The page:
Frequently asked questions answered
What is the NRM Water Levy?
The NRM Water Levy is charged to water licence holders who have a water allocation, and is based on the volume of the water allocation listed on the water licence.
In the Adelaide and Mount Lofty Ranges (AMLR) NRM region, the water levy is payable in the Barossa Prescribed Water Resources Area, McLaren Vale Prescribed Wells Area, Northern Adelaide Plains Prescribed Wells Area, and most recently, to bring it into line with the other areas, the Western Mount Lofty Ranges Prescribed Water Resources Area.
Important water resources in South Australia are protected and managed by being ‘prescribed’ under the Natural Resources Management Act 2004 (the NRM Act). Prescription ensures that the water resource is sustainably managed to provide security for all water users, now and into the future. Where a water resource is prescribed, a water licence is required to take water for purposes such as irrigation and industrial use.
Water licence holders across other regions of South Australia also pay a water levy, and similar levies apply in other parts of Australia.
What is stock and domestic use, and why is it exempt from the water levy?
Some uses of water do not need to be licensed, including general stock watering, household domestic use, irrigation of an area less than 0.4 hectares in size for non-commercial purposes, and special purposes such as fire-fighting.
Under the NRM Act, water for these purposes is exempt from being charged a levy. Watering intensively-kept stock or all areas of land larger than 0.4 ha does need a licence, and the water levy applies to water allocated for these purposes.
Why do I have a water licence with a stock and domestic water allocation?
There are a few special situations where a water licence and water allocation are required for certain stock and domestic uses – however, there is no water levy charged on these stock and domestic water allocations. This includes stock and domestic groundwater use in the Northern Adelaide Plains, and dams greater than 5ML in the Western Mount Lofty Ranges.
These specific water uses are licensed in order to monitor demand for the resource.
Water licence holders who only have a licensed stock and domestic water allocation will not receive an invoice for the water levy. If water licence holders also have a water allocation for other licensed purposes, they will receive an invoice for the non-stock and domestic water allocation.
How much is the water levy?
In the AMLR region, the water levy is charged at 0.6 cents per kilolitre (or $6 per ML) of allocated water.
For example, if you have a 10,000 kL water allocation and a 5,000 kL stock and domestic water allocation, your levy will be:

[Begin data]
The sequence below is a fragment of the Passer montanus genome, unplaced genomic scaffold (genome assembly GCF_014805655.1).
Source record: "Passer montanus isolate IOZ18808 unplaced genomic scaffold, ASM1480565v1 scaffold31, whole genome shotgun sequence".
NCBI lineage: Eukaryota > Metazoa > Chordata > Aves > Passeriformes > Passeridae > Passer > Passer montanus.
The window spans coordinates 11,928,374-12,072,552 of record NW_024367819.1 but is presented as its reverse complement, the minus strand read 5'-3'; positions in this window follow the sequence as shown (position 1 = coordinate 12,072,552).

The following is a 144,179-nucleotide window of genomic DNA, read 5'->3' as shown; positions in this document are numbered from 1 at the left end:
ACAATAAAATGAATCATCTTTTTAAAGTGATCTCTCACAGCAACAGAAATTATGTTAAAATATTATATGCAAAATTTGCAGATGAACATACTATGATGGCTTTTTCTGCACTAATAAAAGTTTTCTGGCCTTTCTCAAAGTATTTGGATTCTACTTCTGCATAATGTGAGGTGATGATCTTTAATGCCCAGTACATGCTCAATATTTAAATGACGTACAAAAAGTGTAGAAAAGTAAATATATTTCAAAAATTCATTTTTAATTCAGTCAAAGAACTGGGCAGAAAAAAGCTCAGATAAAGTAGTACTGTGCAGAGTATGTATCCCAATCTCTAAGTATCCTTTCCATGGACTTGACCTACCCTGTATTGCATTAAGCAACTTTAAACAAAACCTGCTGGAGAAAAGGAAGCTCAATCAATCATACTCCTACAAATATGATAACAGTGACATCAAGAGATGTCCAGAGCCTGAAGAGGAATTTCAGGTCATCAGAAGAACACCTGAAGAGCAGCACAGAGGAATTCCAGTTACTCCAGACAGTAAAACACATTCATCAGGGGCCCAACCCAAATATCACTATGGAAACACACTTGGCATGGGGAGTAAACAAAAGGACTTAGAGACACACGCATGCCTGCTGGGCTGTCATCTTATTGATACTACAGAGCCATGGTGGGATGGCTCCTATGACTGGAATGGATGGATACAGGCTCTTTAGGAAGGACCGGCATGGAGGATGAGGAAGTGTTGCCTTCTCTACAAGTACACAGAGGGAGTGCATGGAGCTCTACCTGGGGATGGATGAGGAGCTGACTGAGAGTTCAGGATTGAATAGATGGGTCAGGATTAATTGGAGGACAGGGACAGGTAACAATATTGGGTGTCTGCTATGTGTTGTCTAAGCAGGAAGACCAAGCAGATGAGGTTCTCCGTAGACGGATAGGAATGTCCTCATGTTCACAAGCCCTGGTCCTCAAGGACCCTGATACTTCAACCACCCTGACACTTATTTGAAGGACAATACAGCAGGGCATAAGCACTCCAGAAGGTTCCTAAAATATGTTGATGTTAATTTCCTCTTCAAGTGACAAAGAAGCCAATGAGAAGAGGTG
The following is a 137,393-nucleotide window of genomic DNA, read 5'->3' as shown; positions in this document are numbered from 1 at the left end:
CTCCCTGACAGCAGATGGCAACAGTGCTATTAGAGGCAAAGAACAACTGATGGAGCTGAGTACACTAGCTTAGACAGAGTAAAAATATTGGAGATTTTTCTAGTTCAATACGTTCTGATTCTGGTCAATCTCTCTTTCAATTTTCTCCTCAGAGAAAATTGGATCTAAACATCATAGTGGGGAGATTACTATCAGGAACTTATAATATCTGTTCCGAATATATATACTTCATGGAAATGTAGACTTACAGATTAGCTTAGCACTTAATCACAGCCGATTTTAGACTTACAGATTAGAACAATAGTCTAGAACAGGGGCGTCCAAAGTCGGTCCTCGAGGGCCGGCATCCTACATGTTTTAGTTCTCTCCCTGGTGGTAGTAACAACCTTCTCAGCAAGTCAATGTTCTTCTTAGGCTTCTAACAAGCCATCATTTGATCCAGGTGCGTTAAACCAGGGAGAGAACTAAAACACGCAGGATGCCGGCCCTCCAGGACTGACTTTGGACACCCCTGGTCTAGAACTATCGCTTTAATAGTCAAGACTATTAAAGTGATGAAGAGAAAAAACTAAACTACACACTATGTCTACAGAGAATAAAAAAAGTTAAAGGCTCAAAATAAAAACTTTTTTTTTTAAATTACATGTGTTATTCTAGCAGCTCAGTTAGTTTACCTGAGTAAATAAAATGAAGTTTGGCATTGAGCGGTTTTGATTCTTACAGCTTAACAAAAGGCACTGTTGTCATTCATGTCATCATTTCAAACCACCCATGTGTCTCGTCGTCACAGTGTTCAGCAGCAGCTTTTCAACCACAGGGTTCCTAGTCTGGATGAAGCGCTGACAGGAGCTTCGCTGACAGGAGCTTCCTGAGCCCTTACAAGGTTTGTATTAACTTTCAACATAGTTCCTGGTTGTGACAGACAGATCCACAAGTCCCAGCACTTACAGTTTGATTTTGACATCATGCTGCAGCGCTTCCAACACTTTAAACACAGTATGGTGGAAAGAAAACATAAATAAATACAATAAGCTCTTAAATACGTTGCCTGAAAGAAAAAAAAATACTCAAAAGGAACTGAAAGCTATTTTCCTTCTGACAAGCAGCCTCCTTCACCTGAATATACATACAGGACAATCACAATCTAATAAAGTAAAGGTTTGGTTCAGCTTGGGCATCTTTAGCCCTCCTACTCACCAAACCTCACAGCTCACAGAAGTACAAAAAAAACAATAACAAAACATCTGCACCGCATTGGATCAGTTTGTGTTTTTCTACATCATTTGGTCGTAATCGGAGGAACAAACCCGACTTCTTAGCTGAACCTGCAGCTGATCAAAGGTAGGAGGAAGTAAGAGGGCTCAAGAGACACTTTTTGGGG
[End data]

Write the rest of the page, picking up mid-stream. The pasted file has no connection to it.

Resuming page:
10,000 kL x 0.6 cents = $60.00.
The 5,000 kL stock and domestic water allocation is not levied and therefore not included in this charge.
SA Water is also a water licence holder in the Western Mount Lofty Ranges, and it pays a water levy which is charged at a fixed fee of $1.2 million.
Why do I have to pay the water levy when I’ve paid for my water licence?
A one-off application fee is charged at the time of applying for a water licence. This is a charge to cover the work associated with assessing a water licence application. The water levy is an annual charge based on the volume of water allocated on a water licence (excluding allocations for stock and domestic purposes).
The Adelaide and Mount Lofty Ranges NRM Board (the board) sets the water levy to partially recover the costs of managing prescribed water resources within the region.
This reflects a national approach across Australia, with holders of water licences contributing through a water levy to support the ongoing, sustainable management of water resources. However, water licence holders don’t bear the full cost. The board considers that the management of our water resources is a shared responsibility between the whole community and licence holders.
Why is the water levy based on water allocation and not on use of water?
The water levy reflects the water user’s right to take a certain volume of water. This right creates an asset that adds value to a property, or can potentially be traded (permanently or temporarily) to other water users.
The board investigated the option of basing the water levy on volume of use, rather than a right to take water. However, it concluded that as the water levy makes up only a small proportion of input costs for most businesses, it is unlikely that a water levy based on use would provide much incentive for improved water efficiency. The water levy in all other NRM regions is also based on the right to take water and not on use.
Why doesn’t the water levy promote conservation of water by charging on water use?
Water allocations are based on the requirements of users within a prescribed area, taking into account the needs of the environment. As extraction limits are set at a sustainable level and managed by rules in the water allocation plan, an adequate level of water conservation has already been provided for. This system allows a maximum amount of water to be used within a landholder’s allocation and provides flexibility to respond to seasonal conditions. The rules and monitoring requirements of the water allocation plan aim to ensure sustainability of this resource.
View videos, and download a fact sheet, on how water allocation plans helped landholders better manage water on their property and improve water efficiency.
Why do I have to pay the water levy if I am not using my water allocation at the moment?